Too often a museum calls the photographer they’re exhibiting ‘one of the most important figures in photographic history’; it makes one wonder how many of them there could possibly be. In the case of Walker Evans (1903-1975), however, the statement is more than justified. The influence Evans has had on the medium, particularly in the field of documentary, is undeniable. When confronted with an overview of his work, like the one currently presented in the Huis Marseille photography museum in Amsterdam, it’s not hard to recognise the beauty and strength of his images.
Yet, no matter how well observed and meticulously constructed the individual photos, Evans’ work is best when seen within its narrative context. Coming from a literary background, Evans was not just a photographer, but a storyteller. In his acclaimed books American Photographs (1938) and Let us now praise famous men (1941), message and aesthetics go hand in hand. Hailed by Gerry Badger as one of the most important photography books ever made, American Photographs was released to accompany the exhibition of the same name at MoMA in 1938 – their first solo show by a photographer, at a time when the art world had only just started to embrace the medium. Badger calls the book “a work of photographic literature”, in which Evans doesn’t act as just a photographer, but as an author.
Pabst Blue Ribbon Sign, Chicago, Illinois, 1946 © Walker Evans Archive, The Metropolitan Museum of Art
Let us now praise famous men had even grander literary aspirations: the book is a full-fledged collaboration between Evans and his friend, the writer James Agee. Through a combination of facts and poetry, they tell the story of three southern tenant farmer families during the Great Depression, a subject largely invisible at the time. Included in the book, though unfortunately not part of the Huis Marseille exhibit, is arguably Evans’ most iconic photograph, also now a symbol of this period of hardship: the portrait of Allie Mae Burroughs (1935/6). The woman shows obvious signs of poverty, but she refuses to be pitied, looking directly and confidently into the camera. The photo was appropriated in 1980 by artist Sherrie Levine in her photograph After Walker Evans, becoming an icon all over again, this time of the postmodern age. The re-photographed version, which looks exactly the same as the original, also raised important questions about originality and copyright.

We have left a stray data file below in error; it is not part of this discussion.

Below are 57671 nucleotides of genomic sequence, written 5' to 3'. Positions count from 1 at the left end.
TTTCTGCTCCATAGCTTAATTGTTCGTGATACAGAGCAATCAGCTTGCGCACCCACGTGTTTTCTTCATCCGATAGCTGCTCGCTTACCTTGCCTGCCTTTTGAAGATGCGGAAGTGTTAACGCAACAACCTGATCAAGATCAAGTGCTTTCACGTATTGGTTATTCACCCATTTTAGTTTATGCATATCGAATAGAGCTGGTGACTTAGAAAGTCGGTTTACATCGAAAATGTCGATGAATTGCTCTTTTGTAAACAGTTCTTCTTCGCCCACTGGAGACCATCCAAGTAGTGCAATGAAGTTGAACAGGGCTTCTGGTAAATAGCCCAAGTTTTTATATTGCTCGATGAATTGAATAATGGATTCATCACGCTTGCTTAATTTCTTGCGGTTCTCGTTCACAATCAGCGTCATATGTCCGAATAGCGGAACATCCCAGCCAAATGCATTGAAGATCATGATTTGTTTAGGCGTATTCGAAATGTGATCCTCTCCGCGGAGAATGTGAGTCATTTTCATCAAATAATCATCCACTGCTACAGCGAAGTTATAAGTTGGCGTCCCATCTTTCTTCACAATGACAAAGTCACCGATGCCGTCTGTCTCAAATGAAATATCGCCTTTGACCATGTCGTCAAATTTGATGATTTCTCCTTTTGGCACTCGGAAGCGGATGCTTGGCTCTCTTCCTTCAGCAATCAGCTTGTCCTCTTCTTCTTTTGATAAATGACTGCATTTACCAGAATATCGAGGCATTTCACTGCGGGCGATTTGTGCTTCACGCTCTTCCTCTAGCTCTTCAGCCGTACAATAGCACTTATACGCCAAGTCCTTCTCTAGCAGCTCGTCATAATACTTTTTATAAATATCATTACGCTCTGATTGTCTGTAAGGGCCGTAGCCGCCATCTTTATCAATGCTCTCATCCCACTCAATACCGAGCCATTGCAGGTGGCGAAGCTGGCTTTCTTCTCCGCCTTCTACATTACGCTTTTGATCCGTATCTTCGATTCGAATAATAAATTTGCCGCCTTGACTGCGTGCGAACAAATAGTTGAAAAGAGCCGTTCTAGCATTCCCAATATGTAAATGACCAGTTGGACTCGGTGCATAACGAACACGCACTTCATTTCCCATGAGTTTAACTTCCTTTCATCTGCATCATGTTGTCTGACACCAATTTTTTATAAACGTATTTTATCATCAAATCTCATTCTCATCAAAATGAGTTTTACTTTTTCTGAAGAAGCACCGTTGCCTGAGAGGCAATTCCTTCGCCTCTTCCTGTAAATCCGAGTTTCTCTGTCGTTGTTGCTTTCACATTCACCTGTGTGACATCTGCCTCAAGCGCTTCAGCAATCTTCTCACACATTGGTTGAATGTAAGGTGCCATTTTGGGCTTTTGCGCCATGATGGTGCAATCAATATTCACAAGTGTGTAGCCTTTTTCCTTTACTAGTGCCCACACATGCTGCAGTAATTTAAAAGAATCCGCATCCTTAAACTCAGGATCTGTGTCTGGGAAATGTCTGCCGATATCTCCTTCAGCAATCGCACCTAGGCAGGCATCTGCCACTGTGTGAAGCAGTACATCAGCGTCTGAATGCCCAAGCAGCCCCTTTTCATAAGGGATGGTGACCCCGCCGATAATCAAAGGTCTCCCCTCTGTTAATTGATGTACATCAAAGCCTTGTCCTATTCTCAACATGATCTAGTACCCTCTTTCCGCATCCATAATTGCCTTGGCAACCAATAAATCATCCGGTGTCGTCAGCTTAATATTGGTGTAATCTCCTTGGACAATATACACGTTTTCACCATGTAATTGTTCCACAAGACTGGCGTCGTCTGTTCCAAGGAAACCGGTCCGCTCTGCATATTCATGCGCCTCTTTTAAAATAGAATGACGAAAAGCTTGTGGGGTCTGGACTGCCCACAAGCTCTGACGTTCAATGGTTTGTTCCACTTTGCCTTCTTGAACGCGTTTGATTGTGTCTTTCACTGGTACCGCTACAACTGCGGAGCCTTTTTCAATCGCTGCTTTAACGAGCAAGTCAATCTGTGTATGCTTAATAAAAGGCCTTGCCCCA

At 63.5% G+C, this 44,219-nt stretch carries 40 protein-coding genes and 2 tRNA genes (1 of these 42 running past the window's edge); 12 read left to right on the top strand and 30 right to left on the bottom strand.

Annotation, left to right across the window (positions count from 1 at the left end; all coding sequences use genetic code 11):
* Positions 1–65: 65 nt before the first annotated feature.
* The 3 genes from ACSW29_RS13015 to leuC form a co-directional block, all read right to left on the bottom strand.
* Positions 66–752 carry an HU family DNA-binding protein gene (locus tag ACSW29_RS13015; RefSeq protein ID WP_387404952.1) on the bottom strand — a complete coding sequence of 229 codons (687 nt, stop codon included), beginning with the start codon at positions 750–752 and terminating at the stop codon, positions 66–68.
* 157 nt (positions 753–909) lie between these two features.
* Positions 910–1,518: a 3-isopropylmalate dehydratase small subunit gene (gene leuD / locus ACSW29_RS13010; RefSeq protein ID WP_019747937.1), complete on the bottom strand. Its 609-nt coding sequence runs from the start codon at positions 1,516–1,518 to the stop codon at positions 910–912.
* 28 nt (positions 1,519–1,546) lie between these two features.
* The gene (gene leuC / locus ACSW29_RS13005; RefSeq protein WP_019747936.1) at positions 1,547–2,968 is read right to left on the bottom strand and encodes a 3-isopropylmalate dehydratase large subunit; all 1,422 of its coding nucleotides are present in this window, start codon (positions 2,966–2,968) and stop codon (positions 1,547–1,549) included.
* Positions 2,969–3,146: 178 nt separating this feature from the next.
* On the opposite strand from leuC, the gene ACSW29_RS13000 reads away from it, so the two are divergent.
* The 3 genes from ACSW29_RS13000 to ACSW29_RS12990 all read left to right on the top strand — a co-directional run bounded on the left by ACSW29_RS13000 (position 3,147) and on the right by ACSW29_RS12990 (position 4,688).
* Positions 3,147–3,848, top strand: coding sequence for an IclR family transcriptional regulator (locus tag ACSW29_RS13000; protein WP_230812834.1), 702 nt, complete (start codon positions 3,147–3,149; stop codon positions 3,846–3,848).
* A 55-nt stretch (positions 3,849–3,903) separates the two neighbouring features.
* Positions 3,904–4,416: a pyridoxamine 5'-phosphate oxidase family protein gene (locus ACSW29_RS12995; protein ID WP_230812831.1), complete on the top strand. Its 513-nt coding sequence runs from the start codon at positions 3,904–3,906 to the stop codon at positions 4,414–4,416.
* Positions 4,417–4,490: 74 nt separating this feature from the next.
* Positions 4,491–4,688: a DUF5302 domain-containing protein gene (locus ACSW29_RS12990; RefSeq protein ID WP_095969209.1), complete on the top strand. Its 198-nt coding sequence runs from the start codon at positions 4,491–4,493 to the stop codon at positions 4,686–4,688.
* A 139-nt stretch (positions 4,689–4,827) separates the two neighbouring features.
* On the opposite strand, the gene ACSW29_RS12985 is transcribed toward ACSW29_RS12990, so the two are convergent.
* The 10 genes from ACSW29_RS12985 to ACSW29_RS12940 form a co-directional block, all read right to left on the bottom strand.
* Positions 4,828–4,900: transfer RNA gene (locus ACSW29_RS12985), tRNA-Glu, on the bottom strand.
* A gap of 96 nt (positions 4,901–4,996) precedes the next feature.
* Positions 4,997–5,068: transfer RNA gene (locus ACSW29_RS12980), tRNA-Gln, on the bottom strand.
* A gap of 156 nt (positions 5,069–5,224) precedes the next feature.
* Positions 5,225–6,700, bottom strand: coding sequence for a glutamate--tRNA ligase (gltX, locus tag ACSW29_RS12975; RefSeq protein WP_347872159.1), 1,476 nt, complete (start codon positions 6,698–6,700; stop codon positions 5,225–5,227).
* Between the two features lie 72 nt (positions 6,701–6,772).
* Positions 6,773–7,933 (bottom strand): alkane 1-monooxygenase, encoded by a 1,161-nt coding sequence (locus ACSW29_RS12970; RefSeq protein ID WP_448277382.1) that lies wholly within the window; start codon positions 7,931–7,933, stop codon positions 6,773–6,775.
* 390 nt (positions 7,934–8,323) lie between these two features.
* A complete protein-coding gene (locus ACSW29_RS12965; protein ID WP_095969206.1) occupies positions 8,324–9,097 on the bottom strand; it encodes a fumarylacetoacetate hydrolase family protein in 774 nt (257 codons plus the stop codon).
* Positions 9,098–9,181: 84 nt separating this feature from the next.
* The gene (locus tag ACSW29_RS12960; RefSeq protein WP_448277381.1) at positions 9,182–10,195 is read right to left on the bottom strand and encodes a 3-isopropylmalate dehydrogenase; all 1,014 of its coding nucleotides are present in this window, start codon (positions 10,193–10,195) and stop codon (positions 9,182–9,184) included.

Though not produced as part of Evans’ commission for the Farm Security Administration (FSA), the portrait is representative of the work he made for the institution during this time, (1935 – 1937), the body of work for which he is most well-known. Thanks to these assignments - and thanks to Evans’ refusal to follow orders too literally, thus putting his own unique spin on things - he has arguably become the most influential photographer of poor rural America. He was, however, not the first: Lewis Hine (1847-1940) had already set out to raise awareness for the underprivileged in order to force social change and reform in the beginning of the 20th century.
Man Posing for Picture in Front of Wooden House, 1936 © Walker Evans Archive, The Metropolitan Museum of Art
A unique branch of Evans’ 1930s output is his series of New York subway portraits. The photographer rode the subway, documenting its passengers, decades before Magnum photographer Bruce Davidson (Subway, 1980) and Michael Wolf (Tokyo compression, 2010) would immerse themselves in the subject. Posing as a regular passenger, together with fellow photographer Helen Levitt, he took blind photographs with a hidden camera as a protest against posed portraiture. With this method, he had little control over the end result, but perhaps more importantly, the commuters also wouldn’t pose for the pictures, as they were unaware of the camera. According to Badger, through this series, Evans aimed to filter out his own expressive voice.
When you go through Evans’ – or any photographer’s - entire career decade by decade, you’ll inevitably find works you didn’t know about or didn’t expect to find. Honestly, you turn to Evans with an expectation to see suffering, but he has handled many subjects besides rural American poverty. Through relatively unknown photos, Huis Marseille shows how he started his career by portraying everyday objects like gladiolas, African art and Victorian houses. The contrast between these beautiful and elegant homes and the completely ruined buildings documented just a few years later is especially painful.
These early works give proof of his already great technical skill, but even more surprising is the work produced decades after his FSA years. In this work, we see private snapshots – of friends both unknown and famous, like Robert Frank – and several commissions that show a completely different side of the photographer. His panorama of the New York skyline or a huge roadside sign of a beer brand are simply gorgeous examples of Evans’ unprecedented versatility, with which he’s produced an incomparable overview of the American culture of his age.
The exhibition Walker Evans. Decade by decade is on display at Huis Marseille in Amsterdam until September 1, 2013.
Barn, Nova Scotia, 1969-71 © Walker Evans Archive, The Metropolitan Museum of Art